Imagen del autor

Armistead Maupin

Autor de Historias de San Francisco

40+ Obras 22,462 Miembros 424 Reseñas 88 Preferidas

Sobre El Autor

Armistead Maupin was born in Washington D.C. on May 13, 1944. He received a B.A. from the University of North Carolina at Chapel Hill. He served as a naval officer in the Mediterranean and with the River Patrol Force in Vietnam. He worked as a reporter for a newspaper in Charleston, South Carolina, mostrar más before being assigned to the San Francisco bureau of the Associated Press in 1971. In 1976, he launched his groundbreaking Tales of the City serial in the San Francisco Chronicle. The series describes a group of characters that live together in a boarding house in San Francisco. Eventually, these Tales were collected into a series of six novels. In 1993, the British Broadcasting Company adapted them for a television series that aired on PBS in 1994. His other works include Maybe the Moon, Michael Tolliver Lives, and The Days of Anna Madrigal. The Night Listener was adapted into a movie starring Robin Williams and Toni Collette. (Bowker Author Biography) mostrar menos
Créditos de la imagen: Armistead Maupin (left) at the Sundance Film Festival, 2006. Photo by Jere


Obras de Armistead Maupin

Historias de San Francisco (1978) 5,003 copias
Further Tales of the City (1982) 2,370 copias
Babycakes (1984) 2,010 copias
Significant Others (1987) 1,850 copias
Sure of You (1989) 1,832 copias
El Oyente nocturno (2000) 1,572 copias
Michael Tolliver Lives (2007) 1,394 copias
Maybe the Moon (1992) 1,131 copias
Mary Ann in Autumn (2010) 867 copias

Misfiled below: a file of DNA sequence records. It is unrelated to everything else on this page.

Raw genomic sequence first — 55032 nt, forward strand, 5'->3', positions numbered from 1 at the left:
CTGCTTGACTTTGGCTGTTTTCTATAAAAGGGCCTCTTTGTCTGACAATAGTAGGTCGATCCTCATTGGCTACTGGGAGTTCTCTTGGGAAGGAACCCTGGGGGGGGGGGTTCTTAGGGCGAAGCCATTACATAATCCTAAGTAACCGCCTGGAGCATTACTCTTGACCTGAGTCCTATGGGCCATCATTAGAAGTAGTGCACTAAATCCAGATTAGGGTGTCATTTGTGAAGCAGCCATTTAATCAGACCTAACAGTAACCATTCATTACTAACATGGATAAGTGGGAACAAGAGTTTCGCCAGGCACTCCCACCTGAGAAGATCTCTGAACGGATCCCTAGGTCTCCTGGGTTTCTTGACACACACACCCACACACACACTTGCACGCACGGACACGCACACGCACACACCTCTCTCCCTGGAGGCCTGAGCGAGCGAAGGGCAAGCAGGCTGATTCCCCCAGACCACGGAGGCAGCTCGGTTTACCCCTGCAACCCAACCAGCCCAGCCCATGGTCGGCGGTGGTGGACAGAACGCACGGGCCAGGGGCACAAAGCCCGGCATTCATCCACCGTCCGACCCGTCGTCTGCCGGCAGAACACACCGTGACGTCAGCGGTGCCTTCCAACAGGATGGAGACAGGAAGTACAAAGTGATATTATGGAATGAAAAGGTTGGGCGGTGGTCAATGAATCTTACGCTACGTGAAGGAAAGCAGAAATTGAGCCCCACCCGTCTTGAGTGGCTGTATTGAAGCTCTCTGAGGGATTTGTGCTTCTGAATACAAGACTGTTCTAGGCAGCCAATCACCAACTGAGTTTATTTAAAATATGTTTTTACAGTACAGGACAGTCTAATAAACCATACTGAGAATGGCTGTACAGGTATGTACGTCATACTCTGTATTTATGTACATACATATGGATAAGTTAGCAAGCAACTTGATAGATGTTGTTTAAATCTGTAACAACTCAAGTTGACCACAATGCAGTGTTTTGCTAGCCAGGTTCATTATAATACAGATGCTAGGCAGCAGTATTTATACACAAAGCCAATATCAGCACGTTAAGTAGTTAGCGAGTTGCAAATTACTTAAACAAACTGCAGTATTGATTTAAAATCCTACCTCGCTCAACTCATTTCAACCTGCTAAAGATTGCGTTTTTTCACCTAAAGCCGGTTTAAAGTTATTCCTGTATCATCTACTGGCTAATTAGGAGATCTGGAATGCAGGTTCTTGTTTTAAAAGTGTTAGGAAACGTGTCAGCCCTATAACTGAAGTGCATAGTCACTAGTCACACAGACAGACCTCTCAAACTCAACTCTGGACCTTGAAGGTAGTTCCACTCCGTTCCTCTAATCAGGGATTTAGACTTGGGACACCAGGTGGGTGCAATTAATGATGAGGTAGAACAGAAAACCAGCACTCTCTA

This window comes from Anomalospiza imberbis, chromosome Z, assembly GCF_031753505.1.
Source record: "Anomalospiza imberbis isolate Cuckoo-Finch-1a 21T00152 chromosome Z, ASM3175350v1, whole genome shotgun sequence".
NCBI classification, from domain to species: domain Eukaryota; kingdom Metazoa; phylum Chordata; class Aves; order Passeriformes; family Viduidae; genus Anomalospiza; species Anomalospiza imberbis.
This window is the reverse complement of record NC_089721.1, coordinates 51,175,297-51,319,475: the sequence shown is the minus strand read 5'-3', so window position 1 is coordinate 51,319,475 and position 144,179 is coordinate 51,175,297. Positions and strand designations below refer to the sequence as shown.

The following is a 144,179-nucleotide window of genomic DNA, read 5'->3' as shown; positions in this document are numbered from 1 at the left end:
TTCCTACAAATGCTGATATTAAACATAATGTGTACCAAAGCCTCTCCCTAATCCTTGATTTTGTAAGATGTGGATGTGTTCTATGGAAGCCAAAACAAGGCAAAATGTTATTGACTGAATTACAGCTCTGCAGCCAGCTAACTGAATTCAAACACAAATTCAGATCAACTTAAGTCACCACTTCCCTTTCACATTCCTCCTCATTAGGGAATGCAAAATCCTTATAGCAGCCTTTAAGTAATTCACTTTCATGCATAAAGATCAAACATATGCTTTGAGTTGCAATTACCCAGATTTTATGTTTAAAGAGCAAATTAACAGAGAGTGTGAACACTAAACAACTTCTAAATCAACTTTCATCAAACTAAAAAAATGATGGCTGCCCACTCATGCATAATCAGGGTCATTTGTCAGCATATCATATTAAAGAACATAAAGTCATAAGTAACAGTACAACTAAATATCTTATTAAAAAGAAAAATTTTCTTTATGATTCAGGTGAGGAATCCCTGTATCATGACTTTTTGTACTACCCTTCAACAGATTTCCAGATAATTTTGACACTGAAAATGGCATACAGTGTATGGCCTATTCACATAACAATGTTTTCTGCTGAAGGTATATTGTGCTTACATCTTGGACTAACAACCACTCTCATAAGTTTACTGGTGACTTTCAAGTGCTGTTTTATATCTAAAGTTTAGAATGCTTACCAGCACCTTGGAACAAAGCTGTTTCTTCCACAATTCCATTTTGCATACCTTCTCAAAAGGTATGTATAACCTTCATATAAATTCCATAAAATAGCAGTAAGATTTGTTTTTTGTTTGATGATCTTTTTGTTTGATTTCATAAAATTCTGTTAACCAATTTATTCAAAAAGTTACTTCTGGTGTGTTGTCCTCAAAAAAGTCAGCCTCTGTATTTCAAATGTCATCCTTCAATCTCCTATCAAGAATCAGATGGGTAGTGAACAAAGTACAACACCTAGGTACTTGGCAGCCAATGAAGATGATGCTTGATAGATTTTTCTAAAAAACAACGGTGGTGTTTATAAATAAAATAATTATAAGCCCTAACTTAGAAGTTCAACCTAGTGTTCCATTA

The Days of Anna Madrigal (2014) 534 copias
28 Barbary Lane (1990) 429 copias
Back to Barbary Lane (1990) 291 copias
Logical Family: A Memoir (2017) 276 copias
Mona of the Manor (2024) 82 copias

Obras relacionadas

Historias de Berlín (1945) — Introducción, algunas ediciones2,187 copias
The Faber Book of Gay Short Fiction (1992) — Contribuidor — 324 copias
The Letter Q: Queer Writers' Notes to their Younger Selves (2012) — Contribuidor — 264 copias
Tom of Finland XXL (2009)algunas ediciones94 copias
The Celluloid Closet [1995 film] (1995) — Self — 87 copias
Man of My Dreams: Provocative Writing on Men Loving Men (1996) — Contribuidor — 78 copias
Milk: A Pictorial History of Harvey Milk (2009) — Prólogo — 60 copias
Armistead Maupin's Tales of the City: Part 3 — Original novel — 5 copias
Armistead Maupin's Tales of the City: Part 2 — Original novel — 5 copias
Armistead Maupin's Tales of the City [2019 TV miniseries] (2019) — Original book — 1 copia


Conocimiento común



Armistead Maupin has got to the logical end of the Tales of the City series and stopped several times before, but his readers — or his publishers — have never let him get away with abandoning Anna Madrigal and the wonderful people who rented rooms in her house on Barbary Lane back in the seventies. Understandable when we had so much fun with those characters in the first few books, but perhaps we really ought to let Maupin move on to something else after nearly fifty years…